Since the fall harvest season makes up a huge part of who we are and what we do we spend some time talking about it. People ask us many questions about how we create some the designs. From a produce market and pumpkin patch with a corn maze we have grown into a winery and now a craft brewery. This summer’s weather has been very challenging. In fact we got about another 2-3 inches of rain again last night.
Sweet Corn field
This blog post about our Ohio Corn Maze shows how we actually plant the corn. We are “old school” by modern agriculture standards in the sense our planter is about twenty years old but it gets the job done.
John Deere 7200 Corn Planter
The corn planter plants six rows at a time each row is 30 inches apart. Our planter can plant No-Till or conventional where you till or work the soil from plow to field cultivator as discussed in past posts. Click here for tillage information Our planter is a vacuum planter.
Seed box for an individual row
What that means is we use the tractors hydraulic pump to run a air vacuum pump like on a floor sweeper that draws the individual seeds against a depression with a small hole in it positioned around the rim of a circular planter “plate”.
Seed box removed, black disk top of photo is the plate.
One bag of seed plants about 3 acres.
Bag of seed corn
Seed corn in planter seed box. We “drop” or plant, between 24,000 to 35,000 seeds per acre (an acre is approximately the area of a football field) depending upon the type of corn, and the end use. For corn mazes I shoot for the low end because we plant the field twice at a right angles to each pass.
Seed corn in planter seed box
A individual planter “Plate”. Plates come in different sizes depending upon crop and seed size to be planted. The larger the seed the larger the “cup” in the plate, you also adjust your vacuum if the seed is heavier to hold it in place as it travels around the until it is dislodged by the brush.
Planter plate below seed box
A chain drive turns the plate and as it rotates once a revolution it comes in contact with a brush that pushes it away from the plate.
The seed travels down a tube and into the soil where another part of the planter creates a trench and then closes it after the seed is deposited. Row wipes lead the way directly in front of the seed disk openers. Which are located under the above mentioned planter boxes.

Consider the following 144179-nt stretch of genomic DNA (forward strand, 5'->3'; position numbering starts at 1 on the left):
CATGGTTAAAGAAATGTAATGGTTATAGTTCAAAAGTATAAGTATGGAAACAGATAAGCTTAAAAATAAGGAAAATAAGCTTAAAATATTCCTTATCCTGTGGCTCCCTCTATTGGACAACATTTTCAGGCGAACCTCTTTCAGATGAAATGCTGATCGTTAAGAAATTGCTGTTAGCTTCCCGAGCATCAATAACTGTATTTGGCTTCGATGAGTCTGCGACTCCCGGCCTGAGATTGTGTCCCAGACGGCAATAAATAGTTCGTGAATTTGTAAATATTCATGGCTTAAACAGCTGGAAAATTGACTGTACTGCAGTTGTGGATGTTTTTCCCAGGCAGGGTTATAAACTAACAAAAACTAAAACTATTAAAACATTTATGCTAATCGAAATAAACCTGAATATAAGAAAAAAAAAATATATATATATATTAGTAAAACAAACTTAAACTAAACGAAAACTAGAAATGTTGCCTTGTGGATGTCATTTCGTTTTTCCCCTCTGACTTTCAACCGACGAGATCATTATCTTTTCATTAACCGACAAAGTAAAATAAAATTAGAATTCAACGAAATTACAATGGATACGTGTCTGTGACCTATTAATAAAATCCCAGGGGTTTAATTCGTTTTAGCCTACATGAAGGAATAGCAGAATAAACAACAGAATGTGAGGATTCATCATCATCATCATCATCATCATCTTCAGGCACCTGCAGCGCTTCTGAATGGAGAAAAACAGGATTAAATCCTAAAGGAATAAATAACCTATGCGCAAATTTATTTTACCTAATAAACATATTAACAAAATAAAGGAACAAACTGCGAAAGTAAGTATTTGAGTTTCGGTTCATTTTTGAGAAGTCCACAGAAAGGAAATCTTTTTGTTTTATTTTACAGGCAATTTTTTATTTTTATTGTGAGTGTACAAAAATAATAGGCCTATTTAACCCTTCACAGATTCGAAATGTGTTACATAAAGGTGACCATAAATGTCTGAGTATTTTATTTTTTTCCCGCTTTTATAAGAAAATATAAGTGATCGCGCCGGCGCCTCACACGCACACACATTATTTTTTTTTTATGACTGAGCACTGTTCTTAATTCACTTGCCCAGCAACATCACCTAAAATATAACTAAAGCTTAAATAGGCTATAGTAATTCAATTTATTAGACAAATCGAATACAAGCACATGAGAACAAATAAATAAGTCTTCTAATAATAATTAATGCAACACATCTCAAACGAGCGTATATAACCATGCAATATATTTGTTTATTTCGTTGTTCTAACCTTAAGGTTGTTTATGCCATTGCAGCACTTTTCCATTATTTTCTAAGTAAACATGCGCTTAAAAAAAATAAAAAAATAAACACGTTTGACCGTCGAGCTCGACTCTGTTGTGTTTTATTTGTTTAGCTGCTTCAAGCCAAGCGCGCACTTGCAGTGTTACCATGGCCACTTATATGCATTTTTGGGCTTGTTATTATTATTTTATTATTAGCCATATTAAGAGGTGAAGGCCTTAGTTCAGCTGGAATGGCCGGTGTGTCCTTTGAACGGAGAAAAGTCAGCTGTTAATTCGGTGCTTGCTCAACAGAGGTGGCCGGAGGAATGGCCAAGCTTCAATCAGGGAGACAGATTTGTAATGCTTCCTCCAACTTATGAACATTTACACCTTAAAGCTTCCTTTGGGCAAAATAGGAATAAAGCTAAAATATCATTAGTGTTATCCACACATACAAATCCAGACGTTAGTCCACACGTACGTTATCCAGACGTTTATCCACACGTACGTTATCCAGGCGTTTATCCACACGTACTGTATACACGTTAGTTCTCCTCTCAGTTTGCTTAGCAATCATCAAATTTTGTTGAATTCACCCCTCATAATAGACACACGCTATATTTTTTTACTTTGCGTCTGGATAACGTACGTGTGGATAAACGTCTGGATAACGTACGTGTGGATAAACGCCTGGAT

Row wipes are mostly used for No Till planting
A Fertilizer Disk opener is positioned two inches to the side of the seed opener and a depth of two inches below the seed. “2 Down and 2 Over it is called. This helps to ensure the fertilizer is where the plant needs it when it needs it and is not wasted.
Fertilizer Disk opener
A closing wheel travels last closing the seed trench to ensure good soil to seed contact.
When planting you try a drive as straight as possible, it is a matter of pride and it also helps to maximize field area and yield. Our planter uses old style row markers. An arm extends from the side of the planter towards the side of the field yet to be planted. At the end of the arm is a disk that leaves a small trench that you line up the center of the tractor on. Today’s modern planters use a Global positioning satellite system to do this. Many tractors have this tied into their steering systems such that the computer/satellite actually drives the tractor.
Row marker trench you follow
The difference when you plant a corn maze field vs. a normal field is you make a second pass at a 90 degree angle to your first pass thereby creating a grid. This makes for a denser field of corn with great vegetation coverage which makes for a better corn maze experience.
View looking back toward planter from tractor seat.
If you have good weather and soil temperatures are good your corn should emerge in about seven to ten days.
Corn coming up in rows!
We wait now about five to six weeks to start the maze carving process where we carve the corn maze design into the field from a solid field of corn. We like to have the corn be large enough a mower will kill the majority of it but not too tall to make cutting difficult.
Cutting the paths that make up a corn maze design
Coming soon the “nuts and bolts” of how we create those crazy Maize Valley Ohio Corn Maze designs!